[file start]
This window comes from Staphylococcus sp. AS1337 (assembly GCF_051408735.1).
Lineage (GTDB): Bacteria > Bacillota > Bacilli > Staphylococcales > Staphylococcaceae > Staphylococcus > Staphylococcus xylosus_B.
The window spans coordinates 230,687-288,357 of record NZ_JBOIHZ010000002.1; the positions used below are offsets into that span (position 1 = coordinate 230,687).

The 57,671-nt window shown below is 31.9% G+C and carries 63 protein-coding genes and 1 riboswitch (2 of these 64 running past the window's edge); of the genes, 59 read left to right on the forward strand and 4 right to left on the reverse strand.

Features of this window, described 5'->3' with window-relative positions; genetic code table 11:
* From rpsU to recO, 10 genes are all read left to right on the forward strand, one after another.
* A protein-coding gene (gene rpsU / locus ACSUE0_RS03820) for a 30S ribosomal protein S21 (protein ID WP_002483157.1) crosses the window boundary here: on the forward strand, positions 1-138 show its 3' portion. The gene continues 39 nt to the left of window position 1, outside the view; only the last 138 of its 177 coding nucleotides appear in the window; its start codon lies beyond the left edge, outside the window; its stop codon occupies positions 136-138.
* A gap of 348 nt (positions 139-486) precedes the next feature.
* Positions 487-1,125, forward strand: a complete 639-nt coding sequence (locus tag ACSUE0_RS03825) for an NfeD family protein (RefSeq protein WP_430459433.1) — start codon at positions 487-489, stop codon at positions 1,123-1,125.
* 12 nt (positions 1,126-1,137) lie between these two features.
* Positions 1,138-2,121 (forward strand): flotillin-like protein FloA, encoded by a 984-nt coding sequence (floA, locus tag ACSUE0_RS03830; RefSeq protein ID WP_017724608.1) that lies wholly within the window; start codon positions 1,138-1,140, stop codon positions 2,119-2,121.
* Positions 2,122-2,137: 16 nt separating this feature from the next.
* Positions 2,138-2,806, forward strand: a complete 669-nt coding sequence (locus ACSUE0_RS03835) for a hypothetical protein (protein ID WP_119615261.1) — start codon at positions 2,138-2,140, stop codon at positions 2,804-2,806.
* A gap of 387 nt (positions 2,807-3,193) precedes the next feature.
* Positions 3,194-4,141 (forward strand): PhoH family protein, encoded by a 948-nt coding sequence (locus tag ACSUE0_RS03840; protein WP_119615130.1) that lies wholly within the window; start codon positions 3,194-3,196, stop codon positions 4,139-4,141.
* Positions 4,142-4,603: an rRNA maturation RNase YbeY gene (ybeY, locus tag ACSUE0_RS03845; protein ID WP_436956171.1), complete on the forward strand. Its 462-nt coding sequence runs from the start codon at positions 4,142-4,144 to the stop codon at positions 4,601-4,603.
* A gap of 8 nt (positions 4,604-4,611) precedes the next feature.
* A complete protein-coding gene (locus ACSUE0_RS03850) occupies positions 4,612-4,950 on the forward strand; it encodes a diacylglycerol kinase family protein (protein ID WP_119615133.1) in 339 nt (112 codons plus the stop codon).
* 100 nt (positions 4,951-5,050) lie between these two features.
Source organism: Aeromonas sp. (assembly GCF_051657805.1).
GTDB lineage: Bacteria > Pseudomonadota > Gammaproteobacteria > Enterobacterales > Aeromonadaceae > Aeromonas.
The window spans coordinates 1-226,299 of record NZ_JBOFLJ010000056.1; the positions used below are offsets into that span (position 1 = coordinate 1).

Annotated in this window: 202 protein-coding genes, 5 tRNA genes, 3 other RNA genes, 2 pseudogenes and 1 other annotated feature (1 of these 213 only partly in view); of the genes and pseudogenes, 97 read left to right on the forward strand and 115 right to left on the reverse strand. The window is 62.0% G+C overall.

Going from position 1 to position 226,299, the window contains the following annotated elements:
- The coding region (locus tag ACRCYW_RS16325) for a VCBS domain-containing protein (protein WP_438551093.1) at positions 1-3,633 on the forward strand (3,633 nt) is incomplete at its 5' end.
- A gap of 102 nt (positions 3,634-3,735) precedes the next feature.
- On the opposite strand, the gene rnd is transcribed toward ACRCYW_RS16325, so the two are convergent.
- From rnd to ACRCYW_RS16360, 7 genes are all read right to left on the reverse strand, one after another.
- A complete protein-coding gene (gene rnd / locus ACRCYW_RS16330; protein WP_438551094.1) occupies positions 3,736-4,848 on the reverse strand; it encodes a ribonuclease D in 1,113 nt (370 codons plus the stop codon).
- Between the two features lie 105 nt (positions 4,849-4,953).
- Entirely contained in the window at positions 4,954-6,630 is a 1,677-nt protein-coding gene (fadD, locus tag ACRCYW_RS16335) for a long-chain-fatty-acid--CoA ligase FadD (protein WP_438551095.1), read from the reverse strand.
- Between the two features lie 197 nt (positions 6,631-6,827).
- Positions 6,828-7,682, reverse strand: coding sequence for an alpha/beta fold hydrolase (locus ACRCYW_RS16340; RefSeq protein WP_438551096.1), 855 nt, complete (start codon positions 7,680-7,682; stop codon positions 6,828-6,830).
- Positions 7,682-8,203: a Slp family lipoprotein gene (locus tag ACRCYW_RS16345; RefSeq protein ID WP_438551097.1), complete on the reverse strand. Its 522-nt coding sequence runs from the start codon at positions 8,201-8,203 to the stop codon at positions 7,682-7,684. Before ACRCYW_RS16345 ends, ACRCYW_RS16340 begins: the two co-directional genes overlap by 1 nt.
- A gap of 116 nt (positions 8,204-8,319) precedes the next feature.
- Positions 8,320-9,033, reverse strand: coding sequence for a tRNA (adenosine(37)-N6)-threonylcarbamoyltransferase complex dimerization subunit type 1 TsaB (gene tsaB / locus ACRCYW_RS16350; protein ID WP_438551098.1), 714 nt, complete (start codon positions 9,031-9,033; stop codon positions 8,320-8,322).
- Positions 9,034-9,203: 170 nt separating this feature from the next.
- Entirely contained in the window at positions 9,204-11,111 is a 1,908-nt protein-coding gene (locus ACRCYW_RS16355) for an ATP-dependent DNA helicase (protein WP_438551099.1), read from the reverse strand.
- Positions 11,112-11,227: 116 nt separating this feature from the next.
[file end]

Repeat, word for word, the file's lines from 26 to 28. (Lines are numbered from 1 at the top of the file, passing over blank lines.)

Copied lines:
- A gap of 102 nt (positions 3,634-3,735) precedes the next feature.
- On the opposite strand, the gene rnd is transcribed toward ACRCYW_RS16325, so the two are convergent.
- From rnd to ACRCYW_RS16360, 7 genes are all read right to left on the reverse strand, one after another.